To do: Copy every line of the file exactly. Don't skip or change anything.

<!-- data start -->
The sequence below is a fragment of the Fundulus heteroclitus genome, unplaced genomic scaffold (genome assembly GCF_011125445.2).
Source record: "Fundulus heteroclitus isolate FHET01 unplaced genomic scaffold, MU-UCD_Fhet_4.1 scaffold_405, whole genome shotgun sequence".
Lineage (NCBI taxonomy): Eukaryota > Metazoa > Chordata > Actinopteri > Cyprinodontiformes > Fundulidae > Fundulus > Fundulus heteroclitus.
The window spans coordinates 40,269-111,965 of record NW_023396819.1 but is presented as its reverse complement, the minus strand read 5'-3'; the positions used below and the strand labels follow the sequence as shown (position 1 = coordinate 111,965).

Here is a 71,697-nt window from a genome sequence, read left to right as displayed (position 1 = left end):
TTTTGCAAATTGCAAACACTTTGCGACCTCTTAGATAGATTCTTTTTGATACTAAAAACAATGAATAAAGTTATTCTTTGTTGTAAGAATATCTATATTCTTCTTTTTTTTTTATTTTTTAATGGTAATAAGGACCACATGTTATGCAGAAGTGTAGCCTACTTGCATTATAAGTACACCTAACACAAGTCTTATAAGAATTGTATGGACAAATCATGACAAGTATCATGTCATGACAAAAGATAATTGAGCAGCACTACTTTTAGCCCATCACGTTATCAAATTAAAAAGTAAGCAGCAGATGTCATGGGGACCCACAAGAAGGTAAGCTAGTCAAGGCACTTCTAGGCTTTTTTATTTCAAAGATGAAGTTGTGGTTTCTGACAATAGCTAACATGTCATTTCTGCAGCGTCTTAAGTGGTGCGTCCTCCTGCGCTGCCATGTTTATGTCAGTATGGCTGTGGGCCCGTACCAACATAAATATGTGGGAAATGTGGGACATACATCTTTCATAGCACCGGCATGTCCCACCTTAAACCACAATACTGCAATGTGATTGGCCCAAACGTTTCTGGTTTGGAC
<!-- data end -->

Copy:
The sequence below is a fragment of the Fundulus heteroclitus genome, unplaced genomic scaffold (genome assembly GCF_011125445.2).
Source record: "Fundulus heteroclitus isolate FHET01 unplaced genomic scaffold, MU-UCD_Fhet_4.1 scaffold_405, whole genome shotgun sequence".
Lineage (NCBI taxonomy): Eukaryota > Metazoa > Chordata > Actinopteri > Cyprinodontiformes > Fundulidae > Fundulus > Fundulus heteroclitus.
The window spans coordinates 40,269-111,965 of record NW_023396819.1 but is presented as its reverse complement, the minus strand read 5'-3'; the positions used below and the strand labels follow the sequence as shown (position 1 = coordinate 111,965).

Here is a 71,697-nt window from a genome sequence, read left to right as displayed (position 1 = left end):
TTTTGCAAATTGCAAACACTTTGCGACCTCTTAGATAGATTCTTTTTGATACTAAAAACAATGAATAAAGTTATTCTTTGTTGTAAGAATATCTATATTCTTCTTTTTTTTTTATTTTTTAATGGTAATAAGGACCACATGTTATGCAGAAGTGTAGCCTACTTGCATTATAAGTACACCTAACACAAGTCTTATAAGAATTGTATGGACAAATCATGACAAGTATCATGTCATGACAAAAGATAATTGAGCAGCACTACTTTTAGCCCATCACGTTATCAAATTAAAAAGTAAGCAGCAGATGTCATGGGGACCCACAAGAAGGTAAGCTAGTCAAGGCACTTCTAGGCTTTTTTATTTCAAAGATGAAGTTGTGGTTTCTGACAATAGCTAACATGTCATTTCTGCAGCGTCTTAAGTGGTGCGTCCTCCTGCGCTGCCATGTTTATGTCAGTATGGCTGTGGGCCCGTACCAACATAAATATGTGGGAAATGTGGGACATACATCTTTCATAGCACCGGCATGTCCCACCTTAAACCACAATACTGCAATGTGATTGGCCCAAACGTTTCTGGTTTGGAC